On cross-examination, Mr. Covo was questioned on the difficulties encountered with the Vapor 8 skate. He discussed the Bauer Athlete’s Event, including the existence of confidentiality agreements as well as the handling of the tested products. The purpose of the Athlete’s Event was to show NHL players and get them to try new products and gather their feedback. The two industrial designs that were filed by Bauer under no. 88047 and no. 88048 to protect the skate designs developed as part of the Vapor Project were introduced in evidence during his cross-examination (TX-624 and TX-625 respectively).
 François Chênevert graduated in industrial design from the University of Montreal in 1990. He is the inventor listed in the ‘953 Patent. When he joined Bauer in 1994, he had no previous experience in skates or in footwear. At first, for a period of about six months, he worked with Alain Renaud, a very experienced skate patternmaker, who taught him the techniques of patternmaking. Thereafter, he worked on different R&D projects, including a project relating to inline skates. In September 1996, he became involved in the Vapor Project on which he worked almost exclusively until August 1997. He worked on this project with a large team that included Gaétan Champagne, Jean-Claude Lefebvre, Chris Langevin, Gerry Black and Ken Covo. He left Bauer in 2001 to work at BRP where he began his employment in the snowmobile accessories department.
 Mr. Chênevert testified about the process that led him to the conception of the invention covered by the patent-in-suit. He explained how he came up with the idea of using a one-piece quarter starting with prototypes having an articulated cuff. He described in some detail the various steps of the Vapor Project, namely its objectives, the field testing done on skates that were already available on the market, the autopsies made on about 30 skates, the research of materials, the making of several prototypes, the field testing as well as the issues encountered with the Vapor 8 skate.
 Mr. Chênevert was also questioned on a series of documents that were found in his Vapor Project file at Bauer (TX-476/TX-476a). However, it quickly became apparent that this file was not complete. He explained that he was not involved in the preparation and compiling of the documents in the present proceedings.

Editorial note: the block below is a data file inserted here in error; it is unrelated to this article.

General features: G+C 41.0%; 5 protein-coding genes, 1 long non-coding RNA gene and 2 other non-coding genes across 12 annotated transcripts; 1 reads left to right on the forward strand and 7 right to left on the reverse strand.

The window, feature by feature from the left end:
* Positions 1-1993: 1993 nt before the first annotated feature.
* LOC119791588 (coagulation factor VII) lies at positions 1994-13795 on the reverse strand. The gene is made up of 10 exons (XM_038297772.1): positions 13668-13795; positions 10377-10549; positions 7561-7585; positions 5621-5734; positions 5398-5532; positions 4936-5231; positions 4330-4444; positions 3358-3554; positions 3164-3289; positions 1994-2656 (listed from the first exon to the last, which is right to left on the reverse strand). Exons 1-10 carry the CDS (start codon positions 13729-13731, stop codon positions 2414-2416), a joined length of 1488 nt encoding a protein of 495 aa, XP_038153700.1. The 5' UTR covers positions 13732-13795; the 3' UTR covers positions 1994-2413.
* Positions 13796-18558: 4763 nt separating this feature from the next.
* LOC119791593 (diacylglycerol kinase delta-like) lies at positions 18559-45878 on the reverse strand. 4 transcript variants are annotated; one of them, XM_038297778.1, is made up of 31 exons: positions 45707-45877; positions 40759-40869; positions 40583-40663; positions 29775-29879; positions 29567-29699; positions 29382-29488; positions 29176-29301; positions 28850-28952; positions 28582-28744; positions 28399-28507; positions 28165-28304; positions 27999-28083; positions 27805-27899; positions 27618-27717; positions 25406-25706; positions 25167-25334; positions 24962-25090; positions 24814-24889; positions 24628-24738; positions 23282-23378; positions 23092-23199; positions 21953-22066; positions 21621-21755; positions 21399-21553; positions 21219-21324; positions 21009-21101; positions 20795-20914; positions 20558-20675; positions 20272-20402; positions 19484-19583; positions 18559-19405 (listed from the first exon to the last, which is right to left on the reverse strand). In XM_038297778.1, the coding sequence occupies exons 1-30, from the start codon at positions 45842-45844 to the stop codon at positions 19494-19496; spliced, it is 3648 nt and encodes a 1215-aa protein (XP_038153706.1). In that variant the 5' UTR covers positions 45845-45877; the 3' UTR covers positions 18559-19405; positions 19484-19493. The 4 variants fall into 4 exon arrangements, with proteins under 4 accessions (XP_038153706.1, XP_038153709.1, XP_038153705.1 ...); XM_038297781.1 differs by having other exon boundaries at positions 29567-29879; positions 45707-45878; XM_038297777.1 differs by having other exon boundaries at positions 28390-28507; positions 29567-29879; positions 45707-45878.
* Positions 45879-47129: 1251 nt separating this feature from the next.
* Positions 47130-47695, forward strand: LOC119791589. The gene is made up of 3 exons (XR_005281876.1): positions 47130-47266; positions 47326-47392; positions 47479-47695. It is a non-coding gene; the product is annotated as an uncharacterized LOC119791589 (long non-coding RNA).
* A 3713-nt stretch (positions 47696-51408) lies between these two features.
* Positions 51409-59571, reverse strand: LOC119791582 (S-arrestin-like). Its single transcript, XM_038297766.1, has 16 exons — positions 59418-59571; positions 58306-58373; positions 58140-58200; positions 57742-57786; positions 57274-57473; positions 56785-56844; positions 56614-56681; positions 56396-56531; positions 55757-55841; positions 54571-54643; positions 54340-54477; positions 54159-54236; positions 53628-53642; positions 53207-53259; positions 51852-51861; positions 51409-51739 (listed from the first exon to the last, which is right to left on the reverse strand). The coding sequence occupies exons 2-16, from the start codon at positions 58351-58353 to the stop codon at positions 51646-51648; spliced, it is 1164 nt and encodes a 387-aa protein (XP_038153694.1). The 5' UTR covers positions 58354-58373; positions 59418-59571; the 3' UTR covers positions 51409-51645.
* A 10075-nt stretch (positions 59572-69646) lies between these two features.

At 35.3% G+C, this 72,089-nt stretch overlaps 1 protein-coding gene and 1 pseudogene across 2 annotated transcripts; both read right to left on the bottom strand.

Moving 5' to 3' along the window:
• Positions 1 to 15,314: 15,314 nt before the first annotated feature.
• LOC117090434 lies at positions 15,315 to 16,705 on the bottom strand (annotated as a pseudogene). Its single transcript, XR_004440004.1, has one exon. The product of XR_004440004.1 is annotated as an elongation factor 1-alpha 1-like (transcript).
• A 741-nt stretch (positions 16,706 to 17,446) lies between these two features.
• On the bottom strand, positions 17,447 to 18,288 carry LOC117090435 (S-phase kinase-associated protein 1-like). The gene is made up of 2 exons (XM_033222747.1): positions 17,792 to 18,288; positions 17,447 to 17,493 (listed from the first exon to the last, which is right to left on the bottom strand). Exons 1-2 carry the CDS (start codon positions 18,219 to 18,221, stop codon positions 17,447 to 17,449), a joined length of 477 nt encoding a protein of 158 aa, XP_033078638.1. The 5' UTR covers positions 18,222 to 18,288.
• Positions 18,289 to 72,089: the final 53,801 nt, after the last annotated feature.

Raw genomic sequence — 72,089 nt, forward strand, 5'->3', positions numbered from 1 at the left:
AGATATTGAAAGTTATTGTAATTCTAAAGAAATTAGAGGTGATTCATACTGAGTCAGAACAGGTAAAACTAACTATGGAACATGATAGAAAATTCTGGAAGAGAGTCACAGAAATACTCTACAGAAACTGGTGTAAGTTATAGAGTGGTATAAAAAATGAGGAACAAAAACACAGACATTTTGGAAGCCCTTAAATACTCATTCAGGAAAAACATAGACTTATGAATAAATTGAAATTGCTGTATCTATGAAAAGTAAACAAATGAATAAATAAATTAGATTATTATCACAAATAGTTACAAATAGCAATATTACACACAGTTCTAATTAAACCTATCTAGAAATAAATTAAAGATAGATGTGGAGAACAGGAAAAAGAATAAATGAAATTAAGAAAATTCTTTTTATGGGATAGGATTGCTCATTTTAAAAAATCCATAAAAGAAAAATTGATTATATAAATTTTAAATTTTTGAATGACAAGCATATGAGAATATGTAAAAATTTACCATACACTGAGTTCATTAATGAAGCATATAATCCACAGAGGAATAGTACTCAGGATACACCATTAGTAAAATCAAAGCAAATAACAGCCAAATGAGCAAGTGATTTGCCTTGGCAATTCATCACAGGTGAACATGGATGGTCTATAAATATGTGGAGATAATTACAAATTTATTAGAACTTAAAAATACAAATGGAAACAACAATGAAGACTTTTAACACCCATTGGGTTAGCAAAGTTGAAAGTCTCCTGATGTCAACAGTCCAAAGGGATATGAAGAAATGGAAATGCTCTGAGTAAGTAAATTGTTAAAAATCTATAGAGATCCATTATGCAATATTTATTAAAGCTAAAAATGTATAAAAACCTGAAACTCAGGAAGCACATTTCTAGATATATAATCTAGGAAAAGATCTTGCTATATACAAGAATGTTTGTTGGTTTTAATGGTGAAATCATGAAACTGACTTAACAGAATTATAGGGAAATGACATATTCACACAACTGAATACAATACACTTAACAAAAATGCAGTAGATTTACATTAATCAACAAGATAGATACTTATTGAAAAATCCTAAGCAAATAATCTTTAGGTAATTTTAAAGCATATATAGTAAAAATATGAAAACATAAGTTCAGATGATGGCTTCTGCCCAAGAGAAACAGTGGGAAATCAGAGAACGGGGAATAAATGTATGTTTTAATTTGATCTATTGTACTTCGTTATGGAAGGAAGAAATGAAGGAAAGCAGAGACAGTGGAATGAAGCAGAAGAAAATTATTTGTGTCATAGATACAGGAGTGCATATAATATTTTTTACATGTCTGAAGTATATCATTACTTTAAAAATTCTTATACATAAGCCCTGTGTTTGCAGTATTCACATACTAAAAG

Also, on cross-examination, Mr. Chênevert was led to explain the timeline of the Vapor Project in order to establish more precisely the date of the invention of a skate having a one-piece quarter. An internal memo called Formulaire de divulgation d’invention (TX-605a) explaining the specification of the design as well as the construction of the skate was entered into evidence during his testimony. This document is dated September 4, 1997 and indicates that the date of the invention is April 2, 1997. He also testified that many iterations were prototyped and that, from about February to April 1997, testing was performed simultaneously on one-piece and two-piece quarter skates which otherwise had identical features.
 Chris Langevin is currently Director of Advanced Development Project at Bauer. He also worked in field testing for four years (including 1996-1997 when he tested the prototypes made by Mr. Chênevert and Mr. Lefebvre) before starting as a skate developer for high-end skates in 1998. In 1997, he was also consulting on skates. For example, Mr. Langevin was consulted with regard to the Vapor Project on how to change the profile of the boot in order to improve the breaking period. Prior to joining Bauer, Mr. Langevin was a professional hockey player from 1981 to 1986.